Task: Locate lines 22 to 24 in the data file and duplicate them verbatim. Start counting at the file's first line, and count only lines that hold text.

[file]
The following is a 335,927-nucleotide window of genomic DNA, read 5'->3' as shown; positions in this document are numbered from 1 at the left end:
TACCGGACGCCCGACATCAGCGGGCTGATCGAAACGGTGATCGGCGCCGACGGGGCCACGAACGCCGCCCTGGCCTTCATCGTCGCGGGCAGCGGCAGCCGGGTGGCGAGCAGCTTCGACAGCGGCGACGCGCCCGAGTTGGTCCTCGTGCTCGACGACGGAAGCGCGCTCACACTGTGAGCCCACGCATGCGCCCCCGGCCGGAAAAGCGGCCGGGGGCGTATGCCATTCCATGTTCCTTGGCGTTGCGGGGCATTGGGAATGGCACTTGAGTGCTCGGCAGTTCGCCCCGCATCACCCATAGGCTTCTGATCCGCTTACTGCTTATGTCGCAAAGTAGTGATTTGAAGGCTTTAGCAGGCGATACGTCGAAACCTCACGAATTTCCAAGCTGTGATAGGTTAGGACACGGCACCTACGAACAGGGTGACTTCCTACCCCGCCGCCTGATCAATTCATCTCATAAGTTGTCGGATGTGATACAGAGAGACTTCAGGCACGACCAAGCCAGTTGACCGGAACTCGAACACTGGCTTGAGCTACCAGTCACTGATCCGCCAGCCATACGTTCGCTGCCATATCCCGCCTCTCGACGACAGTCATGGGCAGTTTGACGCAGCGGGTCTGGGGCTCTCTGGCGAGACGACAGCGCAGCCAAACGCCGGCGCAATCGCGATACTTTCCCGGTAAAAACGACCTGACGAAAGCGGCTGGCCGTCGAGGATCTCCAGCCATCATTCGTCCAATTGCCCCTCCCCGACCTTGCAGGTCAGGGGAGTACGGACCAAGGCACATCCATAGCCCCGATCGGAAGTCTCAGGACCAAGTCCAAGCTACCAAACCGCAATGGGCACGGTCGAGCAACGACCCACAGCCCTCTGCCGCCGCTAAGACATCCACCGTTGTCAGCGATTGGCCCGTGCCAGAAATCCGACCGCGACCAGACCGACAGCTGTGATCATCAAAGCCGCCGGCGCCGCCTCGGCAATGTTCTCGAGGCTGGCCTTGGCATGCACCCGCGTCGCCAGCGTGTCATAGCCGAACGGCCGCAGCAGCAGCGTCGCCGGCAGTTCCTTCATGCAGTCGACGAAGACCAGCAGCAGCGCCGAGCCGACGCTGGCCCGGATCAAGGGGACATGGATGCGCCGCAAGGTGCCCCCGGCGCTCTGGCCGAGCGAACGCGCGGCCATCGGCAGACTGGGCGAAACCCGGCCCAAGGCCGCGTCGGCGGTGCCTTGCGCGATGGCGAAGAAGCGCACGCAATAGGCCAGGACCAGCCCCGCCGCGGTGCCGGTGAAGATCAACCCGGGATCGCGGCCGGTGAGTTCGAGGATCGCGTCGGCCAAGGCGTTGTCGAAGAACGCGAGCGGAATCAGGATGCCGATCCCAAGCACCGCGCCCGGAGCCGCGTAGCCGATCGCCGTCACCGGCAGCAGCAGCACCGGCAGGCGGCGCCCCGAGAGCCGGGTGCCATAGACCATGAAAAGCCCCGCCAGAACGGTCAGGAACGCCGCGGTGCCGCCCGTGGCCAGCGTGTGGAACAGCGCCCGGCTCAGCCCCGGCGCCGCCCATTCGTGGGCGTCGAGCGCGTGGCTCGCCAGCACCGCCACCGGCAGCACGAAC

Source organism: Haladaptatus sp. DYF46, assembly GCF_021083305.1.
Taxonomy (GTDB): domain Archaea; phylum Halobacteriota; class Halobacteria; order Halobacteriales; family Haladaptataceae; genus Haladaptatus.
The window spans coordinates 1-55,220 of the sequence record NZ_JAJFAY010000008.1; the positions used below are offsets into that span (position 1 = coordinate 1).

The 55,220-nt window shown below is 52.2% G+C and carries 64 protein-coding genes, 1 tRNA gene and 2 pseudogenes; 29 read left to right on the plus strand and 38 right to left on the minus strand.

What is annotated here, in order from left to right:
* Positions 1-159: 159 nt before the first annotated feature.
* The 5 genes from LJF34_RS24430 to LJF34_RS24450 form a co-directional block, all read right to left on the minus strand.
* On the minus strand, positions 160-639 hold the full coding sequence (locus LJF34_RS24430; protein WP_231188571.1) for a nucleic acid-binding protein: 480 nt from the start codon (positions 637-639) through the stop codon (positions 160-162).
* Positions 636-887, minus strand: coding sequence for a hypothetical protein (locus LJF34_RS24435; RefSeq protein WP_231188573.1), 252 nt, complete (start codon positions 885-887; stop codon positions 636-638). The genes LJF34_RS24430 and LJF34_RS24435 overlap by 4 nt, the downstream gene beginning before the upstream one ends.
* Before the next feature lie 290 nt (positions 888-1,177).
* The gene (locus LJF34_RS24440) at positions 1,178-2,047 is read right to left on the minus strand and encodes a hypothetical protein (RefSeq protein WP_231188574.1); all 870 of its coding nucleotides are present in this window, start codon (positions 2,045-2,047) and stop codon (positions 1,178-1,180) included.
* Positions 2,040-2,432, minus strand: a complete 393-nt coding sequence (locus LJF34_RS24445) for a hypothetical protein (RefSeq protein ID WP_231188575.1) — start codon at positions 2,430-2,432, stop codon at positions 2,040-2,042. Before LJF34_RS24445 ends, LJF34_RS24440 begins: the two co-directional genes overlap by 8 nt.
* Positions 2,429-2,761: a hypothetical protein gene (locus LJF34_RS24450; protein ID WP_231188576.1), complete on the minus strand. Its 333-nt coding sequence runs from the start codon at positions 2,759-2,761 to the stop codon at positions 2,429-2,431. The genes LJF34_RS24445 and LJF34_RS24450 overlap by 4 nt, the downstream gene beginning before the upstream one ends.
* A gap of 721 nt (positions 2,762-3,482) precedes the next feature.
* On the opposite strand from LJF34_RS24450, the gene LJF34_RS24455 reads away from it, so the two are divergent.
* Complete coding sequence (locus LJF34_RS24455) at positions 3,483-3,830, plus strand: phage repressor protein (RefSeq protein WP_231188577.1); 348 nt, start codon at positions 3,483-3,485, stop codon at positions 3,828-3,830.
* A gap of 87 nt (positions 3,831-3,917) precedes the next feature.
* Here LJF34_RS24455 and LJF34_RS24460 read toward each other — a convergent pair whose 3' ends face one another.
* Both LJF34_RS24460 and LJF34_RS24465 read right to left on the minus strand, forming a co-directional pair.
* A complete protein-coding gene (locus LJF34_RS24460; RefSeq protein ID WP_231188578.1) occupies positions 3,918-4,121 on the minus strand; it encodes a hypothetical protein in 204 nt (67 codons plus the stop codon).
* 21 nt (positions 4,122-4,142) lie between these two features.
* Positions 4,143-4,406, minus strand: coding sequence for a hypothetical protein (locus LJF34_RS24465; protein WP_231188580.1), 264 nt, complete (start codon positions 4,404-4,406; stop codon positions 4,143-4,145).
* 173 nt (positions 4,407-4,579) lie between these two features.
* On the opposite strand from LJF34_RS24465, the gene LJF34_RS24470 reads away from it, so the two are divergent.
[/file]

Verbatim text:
* A complete protein-coding gene (locus LJF34_RS24460; RefSeq protein ID WP_231188578.1) occupies positions 3,918-4,121 on the minus strand; it encodes a hypothetical protein in 204 nt (67 codons plus the stop codon).
* 21 nt (positions 4,122-4,142) lie between these two features.
* Positions 4,143-4,406, minus strand: coding sequence for a hypothetical protein (locus LJF34_RS24465; protein WP_231188580.1), 264 nt, complete (start codon positions 4,404-4,406; stop codon positions 4,143-4,145).